Oh no, not another meeting about the science-practice gap !!
We already know that there is a gap between the delivery of conservation science outputs and their subsequent use by practitioners. We also understand the many barriers to the uptake of conservation science outputs: time pressures, information access, tools, training, etc. However, it is also recognised that conservation science has the ‘potential’ to identify, refine and evaluate conservation actions, and assist with their prioritisation. Effective conservation actions MUST be evidence-based.
So what's this meeting about ?
We do NOT want to have yet another meeting in which participants simply throw their hands in the air and say: "how terrible, there is a science-practice gap". This meeting is a [very] rare opportunity for conservation practitioners to identify what 'evidence' they want and need i.e. not an agenda driven by research systems in the academic sector. Stated plainly, the practitioners at the meeting (who deal with this stuff every day), will identify and prioritise the core scientific evidence they need in order to monitor and conserve species, manage and create habitats, maintain functioning ecosystems, and detect/measure adverse changes in the environment.
Lets talk about what research you need
This meeting is explicitly aimed at altering the current cart-before-horse approach where the 'how to get better uptake' seems to have been given priority over the 'what we actually need'. Only practitioners will attend this meeting, allowing them to focus solely on their needs. Future solutions to removing the [already identified] barriers to the uptake of science outputs by practitioners will form the basis of a second integrated workshop. At that meeting, academics and practitioners will together review the outputs from the current meeting, as well as identifying what is/is not possible, what is already being done, and how practitioners' needs can be serviced by science theory and practice.
Thinking outside the box
The current meeting will not be constrained by what is currently possible and practicable i.e. we want the meeting to map out a complete framework of practitioner evidence/research needs. The limits and constraints on accessing research outputs (time, funds, scale issues, etc) will be dealt with at the follow-on meeting with academics. For BES survey on 'barriers' to using scientific information see HERE.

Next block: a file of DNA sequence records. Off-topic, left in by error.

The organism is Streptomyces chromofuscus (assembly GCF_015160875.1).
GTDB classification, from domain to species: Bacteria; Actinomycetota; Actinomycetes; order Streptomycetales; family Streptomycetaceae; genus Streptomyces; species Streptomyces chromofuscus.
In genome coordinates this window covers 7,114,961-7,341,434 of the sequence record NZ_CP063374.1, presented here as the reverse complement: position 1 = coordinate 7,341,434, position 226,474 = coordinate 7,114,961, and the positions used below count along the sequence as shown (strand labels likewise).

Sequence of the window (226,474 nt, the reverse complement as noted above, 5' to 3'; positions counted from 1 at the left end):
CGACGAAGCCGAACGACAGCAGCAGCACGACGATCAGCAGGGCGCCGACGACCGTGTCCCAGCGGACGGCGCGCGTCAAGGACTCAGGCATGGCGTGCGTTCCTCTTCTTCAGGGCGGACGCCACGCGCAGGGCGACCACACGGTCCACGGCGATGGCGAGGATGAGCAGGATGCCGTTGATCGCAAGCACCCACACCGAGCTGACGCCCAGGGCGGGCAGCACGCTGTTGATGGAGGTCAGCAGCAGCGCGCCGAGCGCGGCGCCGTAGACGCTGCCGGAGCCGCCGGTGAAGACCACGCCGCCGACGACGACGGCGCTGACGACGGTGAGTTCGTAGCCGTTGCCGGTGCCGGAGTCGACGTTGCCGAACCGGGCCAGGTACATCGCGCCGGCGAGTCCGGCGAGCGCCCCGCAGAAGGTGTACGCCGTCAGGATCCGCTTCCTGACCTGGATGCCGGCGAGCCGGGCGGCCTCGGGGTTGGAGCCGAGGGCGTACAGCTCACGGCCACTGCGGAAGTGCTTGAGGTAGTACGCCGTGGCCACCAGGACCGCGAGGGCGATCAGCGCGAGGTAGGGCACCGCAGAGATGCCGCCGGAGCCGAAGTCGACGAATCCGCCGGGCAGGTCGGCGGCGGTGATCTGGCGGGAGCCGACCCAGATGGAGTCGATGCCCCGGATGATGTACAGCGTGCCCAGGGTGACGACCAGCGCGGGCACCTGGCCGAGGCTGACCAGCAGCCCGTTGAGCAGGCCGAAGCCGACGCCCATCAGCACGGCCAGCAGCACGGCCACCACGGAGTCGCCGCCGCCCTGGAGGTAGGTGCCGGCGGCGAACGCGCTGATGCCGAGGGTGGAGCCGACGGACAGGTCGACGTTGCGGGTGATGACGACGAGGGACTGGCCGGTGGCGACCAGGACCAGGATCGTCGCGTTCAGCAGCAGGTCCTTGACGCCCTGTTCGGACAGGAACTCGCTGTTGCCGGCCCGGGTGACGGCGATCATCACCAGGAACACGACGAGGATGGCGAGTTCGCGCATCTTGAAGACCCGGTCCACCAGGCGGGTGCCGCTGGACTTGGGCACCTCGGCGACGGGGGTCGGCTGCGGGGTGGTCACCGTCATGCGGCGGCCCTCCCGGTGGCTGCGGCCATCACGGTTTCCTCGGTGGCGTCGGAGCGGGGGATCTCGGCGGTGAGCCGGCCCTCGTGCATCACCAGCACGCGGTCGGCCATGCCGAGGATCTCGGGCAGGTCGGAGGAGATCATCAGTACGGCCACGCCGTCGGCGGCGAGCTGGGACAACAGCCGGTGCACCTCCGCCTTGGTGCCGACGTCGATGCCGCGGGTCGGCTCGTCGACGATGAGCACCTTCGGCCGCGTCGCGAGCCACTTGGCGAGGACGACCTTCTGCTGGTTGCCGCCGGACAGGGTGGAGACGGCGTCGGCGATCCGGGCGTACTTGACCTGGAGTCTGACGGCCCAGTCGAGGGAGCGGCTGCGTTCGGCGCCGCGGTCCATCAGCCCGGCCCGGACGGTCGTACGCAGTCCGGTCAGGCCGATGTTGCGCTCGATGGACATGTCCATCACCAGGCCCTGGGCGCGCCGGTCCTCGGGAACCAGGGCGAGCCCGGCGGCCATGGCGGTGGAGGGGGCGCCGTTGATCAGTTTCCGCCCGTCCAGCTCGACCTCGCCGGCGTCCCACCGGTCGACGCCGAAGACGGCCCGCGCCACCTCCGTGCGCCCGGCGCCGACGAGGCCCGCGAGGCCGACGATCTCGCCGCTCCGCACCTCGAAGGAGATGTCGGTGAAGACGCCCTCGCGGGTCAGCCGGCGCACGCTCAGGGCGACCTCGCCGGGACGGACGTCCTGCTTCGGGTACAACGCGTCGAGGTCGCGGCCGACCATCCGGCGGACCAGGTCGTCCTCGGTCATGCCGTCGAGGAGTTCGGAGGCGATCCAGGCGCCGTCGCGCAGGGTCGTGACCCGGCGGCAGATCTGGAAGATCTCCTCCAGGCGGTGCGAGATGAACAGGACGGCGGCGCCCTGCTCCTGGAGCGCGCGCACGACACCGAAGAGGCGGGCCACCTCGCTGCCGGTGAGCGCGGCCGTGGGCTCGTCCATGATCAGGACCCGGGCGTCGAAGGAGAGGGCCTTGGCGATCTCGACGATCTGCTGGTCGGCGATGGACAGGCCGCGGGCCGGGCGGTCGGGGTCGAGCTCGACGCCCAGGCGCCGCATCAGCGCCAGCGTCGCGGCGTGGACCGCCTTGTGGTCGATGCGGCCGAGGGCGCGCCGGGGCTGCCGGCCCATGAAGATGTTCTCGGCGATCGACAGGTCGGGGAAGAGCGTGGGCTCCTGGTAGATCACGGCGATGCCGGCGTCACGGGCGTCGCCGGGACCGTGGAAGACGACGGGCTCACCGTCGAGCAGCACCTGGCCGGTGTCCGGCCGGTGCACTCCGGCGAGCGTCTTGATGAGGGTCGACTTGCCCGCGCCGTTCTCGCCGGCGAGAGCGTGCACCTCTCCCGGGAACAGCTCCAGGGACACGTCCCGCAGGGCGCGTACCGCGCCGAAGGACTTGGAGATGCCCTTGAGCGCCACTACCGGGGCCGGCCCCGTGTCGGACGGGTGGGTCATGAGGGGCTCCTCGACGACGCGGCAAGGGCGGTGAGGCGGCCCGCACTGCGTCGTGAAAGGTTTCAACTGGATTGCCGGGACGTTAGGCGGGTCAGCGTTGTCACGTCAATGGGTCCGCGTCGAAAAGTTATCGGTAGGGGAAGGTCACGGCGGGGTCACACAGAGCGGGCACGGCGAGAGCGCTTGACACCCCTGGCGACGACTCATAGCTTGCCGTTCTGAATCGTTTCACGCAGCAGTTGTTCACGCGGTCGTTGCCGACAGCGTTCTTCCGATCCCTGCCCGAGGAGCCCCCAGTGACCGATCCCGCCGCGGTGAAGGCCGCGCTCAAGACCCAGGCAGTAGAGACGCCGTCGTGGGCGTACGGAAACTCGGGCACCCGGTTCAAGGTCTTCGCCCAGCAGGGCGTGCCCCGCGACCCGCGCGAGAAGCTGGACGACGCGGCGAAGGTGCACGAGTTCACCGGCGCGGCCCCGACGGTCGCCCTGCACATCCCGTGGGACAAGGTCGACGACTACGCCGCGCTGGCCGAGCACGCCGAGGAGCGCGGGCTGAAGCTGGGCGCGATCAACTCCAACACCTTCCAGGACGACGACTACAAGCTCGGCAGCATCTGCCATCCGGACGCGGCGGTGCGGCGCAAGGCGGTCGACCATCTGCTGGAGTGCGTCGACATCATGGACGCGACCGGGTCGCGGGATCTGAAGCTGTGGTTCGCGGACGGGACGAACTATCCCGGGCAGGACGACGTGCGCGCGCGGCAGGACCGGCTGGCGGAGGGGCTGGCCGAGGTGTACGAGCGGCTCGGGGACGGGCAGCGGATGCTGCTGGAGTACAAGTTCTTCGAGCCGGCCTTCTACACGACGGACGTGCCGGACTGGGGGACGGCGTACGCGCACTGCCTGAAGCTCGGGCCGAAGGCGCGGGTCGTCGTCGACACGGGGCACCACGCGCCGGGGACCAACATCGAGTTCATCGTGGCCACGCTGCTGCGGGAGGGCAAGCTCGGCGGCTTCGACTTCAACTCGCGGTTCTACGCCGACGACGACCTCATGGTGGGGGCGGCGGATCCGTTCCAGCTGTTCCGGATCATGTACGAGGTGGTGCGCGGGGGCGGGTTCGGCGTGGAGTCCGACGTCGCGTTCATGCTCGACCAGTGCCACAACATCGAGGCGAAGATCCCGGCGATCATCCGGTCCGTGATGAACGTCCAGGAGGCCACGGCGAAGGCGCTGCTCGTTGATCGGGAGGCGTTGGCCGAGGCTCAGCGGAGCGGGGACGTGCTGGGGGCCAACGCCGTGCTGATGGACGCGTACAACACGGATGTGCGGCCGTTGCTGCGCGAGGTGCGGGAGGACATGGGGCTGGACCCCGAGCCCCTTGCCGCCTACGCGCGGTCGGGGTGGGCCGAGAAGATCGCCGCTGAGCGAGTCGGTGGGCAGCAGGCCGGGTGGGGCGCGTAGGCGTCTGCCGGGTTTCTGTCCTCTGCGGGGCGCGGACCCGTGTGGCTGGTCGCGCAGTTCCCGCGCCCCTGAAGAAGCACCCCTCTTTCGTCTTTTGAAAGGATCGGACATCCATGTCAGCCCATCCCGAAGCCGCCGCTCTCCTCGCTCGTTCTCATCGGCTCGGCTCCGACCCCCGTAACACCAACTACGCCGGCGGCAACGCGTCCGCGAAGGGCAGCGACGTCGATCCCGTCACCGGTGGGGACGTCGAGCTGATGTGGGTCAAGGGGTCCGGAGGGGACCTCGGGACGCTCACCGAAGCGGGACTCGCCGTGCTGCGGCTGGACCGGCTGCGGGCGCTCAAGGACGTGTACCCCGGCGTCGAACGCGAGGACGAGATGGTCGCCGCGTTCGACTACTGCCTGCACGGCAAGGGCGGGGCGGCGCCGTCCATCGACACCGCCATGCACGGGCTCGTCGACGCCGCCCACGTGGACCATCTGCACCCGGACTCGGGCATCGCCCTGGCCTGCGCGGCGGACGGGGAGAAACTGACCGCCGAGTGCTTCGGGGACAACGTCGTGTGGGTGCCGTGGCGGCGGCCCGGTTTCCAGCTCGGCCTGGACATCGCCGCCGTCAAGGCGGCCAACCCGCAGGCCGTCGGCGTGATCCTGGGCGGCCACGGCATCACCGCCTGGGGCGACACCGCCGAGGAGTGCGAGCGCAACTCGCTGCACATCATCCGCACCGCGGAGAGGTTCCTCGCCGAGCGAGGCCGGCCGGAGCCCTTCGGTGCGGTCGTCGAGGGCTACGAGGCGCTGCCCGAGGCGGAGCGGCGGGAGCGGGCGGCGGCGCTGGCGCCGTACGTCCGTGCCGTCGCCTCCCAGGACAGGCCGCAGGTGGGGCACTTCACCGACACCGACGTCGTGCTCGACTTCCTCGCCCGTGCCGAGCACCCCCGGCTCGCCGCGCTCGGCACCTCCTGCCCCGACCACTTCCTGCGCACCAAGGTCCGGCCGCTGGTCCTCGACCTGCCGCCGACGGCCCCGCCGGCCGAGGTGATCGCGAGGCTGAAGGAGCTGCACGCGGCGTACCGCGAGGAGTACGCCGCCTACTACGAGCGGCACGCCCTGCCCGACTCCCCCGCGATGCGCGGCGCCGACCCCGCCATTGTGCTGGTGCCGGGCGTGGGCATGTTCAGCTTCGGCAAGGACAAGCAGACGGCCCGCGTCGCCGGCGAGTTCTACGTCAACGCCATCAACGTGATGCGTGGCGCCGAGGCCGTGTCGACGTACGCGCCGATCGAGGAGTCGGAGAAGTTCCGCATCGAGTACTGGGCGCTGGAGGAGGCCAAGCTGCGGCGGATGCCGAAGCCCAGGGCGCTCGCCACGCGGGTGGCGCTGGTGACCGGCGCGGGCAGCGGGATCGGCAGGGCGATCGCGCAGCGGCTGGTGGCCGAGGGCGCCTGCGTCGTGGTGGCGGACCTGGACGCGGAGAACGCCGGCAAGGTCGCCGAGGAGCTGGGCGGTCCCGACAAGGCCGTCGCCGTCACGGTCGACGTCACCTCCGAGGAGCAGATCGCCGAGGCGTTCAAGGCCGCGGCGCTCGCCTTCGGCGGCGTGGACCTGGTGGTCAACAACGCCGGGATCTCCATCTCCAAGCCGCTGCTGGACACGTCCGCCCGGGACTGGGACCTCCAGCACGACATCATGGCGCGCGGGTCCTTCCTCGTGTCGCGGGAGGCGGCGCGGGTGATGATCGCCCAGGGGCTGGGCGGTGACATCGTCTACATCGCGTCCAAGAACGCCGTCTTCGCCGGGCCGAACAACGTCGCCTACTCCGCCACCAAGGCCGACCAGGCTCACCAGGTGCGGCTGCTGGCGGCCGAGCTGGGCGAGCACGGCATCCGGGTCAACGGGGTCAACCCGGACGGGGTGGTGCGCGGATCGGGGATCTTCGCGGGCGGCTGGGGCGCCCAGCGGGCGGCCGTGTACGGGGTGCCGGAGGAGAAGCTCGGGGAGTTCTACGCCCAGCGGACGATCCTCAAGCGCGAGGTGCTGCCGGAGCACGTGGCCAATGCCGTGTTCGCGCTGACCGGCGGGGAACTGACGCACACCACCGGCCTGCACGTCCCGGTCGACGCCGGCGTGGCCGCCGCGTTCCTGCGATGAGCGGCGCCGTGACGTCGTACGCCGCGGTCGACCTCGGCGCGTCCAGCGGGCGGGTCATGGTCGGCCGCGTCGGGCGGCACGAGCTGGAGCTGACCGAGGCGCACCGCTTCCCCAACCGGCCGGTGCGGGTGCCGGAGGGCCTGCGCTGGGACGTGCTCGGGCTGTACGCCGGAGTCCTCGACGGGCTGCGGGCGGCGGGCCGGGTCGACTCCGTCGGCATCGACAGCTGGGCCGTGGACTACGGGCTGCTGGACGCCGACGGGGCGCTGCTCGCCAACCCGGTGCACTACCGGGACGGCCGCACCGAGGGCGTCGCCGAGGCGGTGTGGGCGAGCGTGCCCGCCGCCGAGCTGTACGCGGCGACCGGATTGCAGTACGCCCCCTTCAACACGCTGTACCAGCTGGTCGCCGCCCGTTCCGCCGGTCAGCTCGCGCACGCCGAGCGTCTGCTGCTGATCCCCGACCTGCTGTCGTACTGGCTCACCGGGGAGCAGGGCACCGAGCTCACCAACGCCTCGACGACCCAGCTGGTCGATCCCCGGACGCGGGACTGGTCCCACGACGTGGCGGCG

Core questions for the meeting
The current meeting will tackle two key issues:
- What research do practitioners need to support, enhance and evaluate specific areas of their work: land management, species-focused actions, habitat restoration, monitoring, detecting change, etc.
- What are the major research priorities within each of these work areas?
A number of attempts have been made to use large-group processes to identify important questions for conservation (e.g. Sutherland et al. 2006; Sunderland et al. 2009; Sutherland et al. 2009). But the questions derived by these means have not been generated by the end-user community and were therefore subject to biases towards the expertise and knowledge of the participant scientists. The BES have also recently tackled this ongoing issue in a 3-day symposium called ‘Making a Difference in Conservation - improving the links between ecological research, policy and practice’. But again, this was a top-down process, not driven solely by practitioners’ needs. This meeting will use small-group and facilitated plenary workshops to tackle the core questions.
After the meeting
After the meeting, the outputs will be submitted as a ‘Practitioner Perspective’ article for the BES journal Applied Ecology. All participating organisations will be invited on the authorship. Executive summaries of the key discussions will also be made available via the online websites of Conservation Evidence and the Centre for Evidence Based Conservation, and submitted as an article for the BES Bulletin.
A second workshop will also be held later in 2017 for both academics and practitioners. Outputs from the first meeting will be used as the basis of discussions at the second meeting, to hone, enhance, clarify and take forward key issues.
The ultimate output: 'A Practical Guide to Conservation Science'
After both meetings have been delivered, a new practical guide will then be published covering all aspects of integrating science into conservation action.
Who should take part ?
We are seeking the involvement of conservation practitioners, land managers and ecologists at all structural levels within national/international NGOs, statutory agencies and private sector consultancies.